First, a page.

Following their long tradition of projects based on narrative themes, The Residents are pleased to announce the release of The Ghost of Hope, a historically accurate album based on train wrecks from the late 19th and early 20th Centuries.
After discovering a series of vintage news articles highlighting the dangers of train travel in the late 19th and early 20th centuries and inspired by the era’s graceful language, the group contrast that eloquence against the sheer horror of these devastating events. In their own unique style, the band has constructed a highly original series of tone poems quite unlike the music of anyone else – except, of course, The Residents. The album features guest collaborator Eric Drew Feldman – who has worked with everybody cool, so he’s already in your record collection.
If there’s a primary metaphor within this collection it is certainly found in that humble word ‘hope.’ When powerful men of the world build political campaigns around this simple four-letter word and fail, one wonders what life might become without it. Regardless, whether it be historical and literal, symbolic and metaphorical or simply nonsense, The Residents remain mum.
THE GHOST OF HOPE
“My heart is warm with the friends I make and better friends, I’ll not be knowing,
Yet there isn’t a train I wouldn’t take, no matter where it’s going.”
-Edna St Vincent Millay
While the great poet’s romantic relationship with train travel was undoubtedly heartfelt, she was definitely not traveling by rail as the 19th century neared its end. The dangers posed by increasingly fast trains, coupled with heavier and heavier cargo loads, moving across an aging rail system, made derailment a common occurrence.
In addition, the primitive communications and safety mechanism of the era often resulted in either head-on collisions or, conversely, “telescoping,” which occurred when a stationary or slow-moving train was hit from the rear by another train on the same tracks. When this happened, especially in winter when the cars were heated by coal-burning stoves and illuminated by kerosene lamps, the wooden passenger cars were quickly engulfed in flames, resulting in a quick and unpleasant death for those surviving the initial impact. In retrospect, a simple fact was obvious: this revolutionary technology was progressing faster than society could regulate or control it.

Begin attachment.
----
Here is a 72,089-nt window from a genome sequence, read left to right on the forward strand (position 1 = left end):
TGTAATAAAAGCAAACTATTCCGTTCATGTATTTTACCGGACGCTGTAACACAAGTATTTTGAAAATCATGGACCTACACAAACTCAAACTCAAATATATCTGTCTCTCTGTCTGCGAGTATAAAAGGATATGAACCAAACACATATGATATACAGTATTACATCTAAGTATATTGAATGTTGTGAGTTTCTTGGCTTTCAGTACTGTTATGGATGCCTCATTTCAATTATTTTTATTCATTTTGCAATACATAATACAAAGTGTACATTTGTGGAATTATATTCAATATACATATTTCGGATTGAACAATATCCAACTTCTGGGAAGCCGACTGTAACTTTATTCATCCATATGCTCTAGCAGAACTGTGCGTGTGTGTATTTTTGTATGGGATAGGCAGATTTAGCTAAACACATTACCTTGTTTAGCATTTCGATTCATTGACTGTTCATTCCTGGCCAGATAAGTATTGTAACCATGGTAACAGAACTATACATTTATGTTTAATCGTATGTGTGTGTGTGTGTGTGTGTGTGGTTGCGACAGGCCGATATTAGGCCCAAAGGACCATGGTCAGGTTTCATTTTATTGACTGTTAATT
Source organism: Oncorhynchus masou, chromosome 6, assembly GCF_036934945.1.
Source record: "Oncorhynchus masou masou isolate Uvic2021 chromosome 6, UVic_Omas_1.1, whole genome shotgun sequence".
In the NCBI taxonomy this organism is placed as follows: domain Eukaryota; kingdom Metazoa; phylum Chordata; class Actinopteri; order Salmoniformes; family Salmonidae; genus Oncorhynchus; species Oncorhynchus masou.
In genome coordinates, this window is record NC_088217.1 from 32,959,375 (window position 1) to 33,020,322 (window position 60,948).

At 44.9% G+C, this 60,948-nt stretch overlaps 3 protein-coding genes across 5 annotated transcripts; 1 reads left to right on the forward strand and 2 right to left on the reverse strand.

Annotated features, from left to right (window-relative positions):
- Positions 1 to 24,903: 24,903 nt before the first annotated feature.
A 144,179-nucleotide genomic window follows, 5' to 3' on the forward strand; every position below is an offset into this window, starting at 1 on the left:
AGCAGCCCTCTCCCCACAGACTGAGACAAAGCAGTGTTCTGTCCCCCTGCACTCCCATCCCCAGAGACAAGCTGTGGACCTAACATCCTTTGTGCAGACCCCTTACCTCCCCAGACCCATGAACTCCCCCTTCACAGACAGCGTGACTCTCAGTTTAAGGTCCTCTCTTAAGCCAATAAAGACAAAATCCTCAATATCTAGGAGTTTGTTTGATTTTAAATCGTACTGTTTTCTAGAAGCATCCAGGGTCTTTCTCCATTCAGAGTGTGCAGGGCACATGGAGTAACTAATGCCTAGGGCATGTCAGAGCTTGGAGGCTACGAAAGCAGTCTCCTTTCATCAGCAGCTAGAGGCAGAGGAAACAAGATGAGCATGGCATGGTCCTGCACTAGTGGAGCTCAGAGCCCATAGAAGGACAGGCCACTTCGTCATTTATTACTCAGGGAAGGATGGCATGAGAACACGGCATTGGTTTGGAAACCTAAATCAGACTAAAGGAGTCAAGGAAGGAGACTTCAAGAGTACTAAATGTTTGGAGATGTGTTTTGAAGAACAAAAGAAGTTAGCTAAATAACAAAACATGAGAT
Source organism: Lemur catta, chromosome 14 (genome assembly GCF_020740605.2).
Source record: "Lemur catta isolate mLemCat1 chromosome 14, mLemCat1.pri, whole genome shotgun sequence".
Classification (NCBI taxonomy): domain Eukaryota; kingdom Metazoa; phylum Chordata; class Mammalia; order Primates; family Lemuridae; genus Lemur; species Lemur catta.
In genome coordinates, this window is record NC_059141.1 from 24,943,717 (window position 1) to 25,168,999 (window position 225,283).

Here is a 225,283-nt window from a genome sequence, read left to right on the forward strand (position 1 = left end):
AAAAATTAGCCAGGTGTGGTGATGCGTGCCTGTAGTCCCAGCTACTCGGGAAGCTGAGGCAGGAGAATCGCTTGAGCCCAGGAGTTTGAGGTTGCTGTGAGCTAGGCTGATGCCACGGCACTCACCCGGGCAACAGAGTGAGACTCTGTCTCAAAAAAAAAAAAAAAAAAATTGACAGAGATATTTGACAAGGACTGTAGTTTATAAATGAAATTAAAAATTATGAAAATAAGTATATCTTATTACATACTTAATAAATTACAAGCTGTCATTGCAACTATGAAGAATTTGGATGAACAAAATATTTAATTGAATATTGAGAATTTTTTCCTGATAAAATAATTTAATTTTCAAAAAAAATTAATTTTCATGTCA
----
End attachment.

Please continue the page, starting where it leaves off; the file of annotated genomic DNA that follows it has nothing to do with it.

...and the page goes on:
Utilizing various techniques, including music, sound effects and text from actual newspaper accounts from the era, The Ghost of Hope purports to recreate several of these horrific incidents. While the dangers described in these factual events are now largely confined to the past, humanity perseveres, valiantly thundering ahead into the uncharted realms of digital technology, genetic engineering, artificial intelligence and the attempt to spread our seed throughout the cosmos. Meanwhile, have we learned from the past or are we doomed to repeat our mistakes on an ever grander scale?
Horrors Of The Night
The Crash At Crush
Shroud Of Flames
The Great Circus Train Wreck of 1918
Train vs Elephant
Killed At A Crossing
- Website: http://www.residents.com
Alternately seen as a rock band, an arts collective and a spirit,The Residents have been regarded as icons in the world of experimental music for over forty years. In addition to their groundbreaking work in the areas of trance, world fusion, electronica, punk, industrial and lounge music, the group has also been credited with being among the originators of performance art and music video. Their early videos are in the permanent collection of the Museum of Modern Art and their Freak Show CD-Rom was featured in MOMA’s “Looking at Music 3.0” exhibition. Their four decade long career has also taken them into the world of film and television music, having scored numerous films and TV series as well as several projects for MTV. In addition, the group is also thriving in the world of digital media having released ten DVDs, and two internet series.
Recently, performing as Randy, Chuck & Bob, the World’s Greatest Residents’ Cover Band, the group celebrated its 40th anniversary with a trilogy of tours: The Talking Light, Wonder of Weird and Shadowland. No longer content to merely impersonate a band, The Residents unexpectedly morphed into a power trio, gleefully plundering their vast catalog of music to the delight to their fans. Not content to rest upon their justly lauded laurels, the group is currently reforming as The Real Residents, a four piece combo that will celebrate its debut at the prestigious Blue Note jazz club in Tokyo, performing six shows from March 21-23, 2017.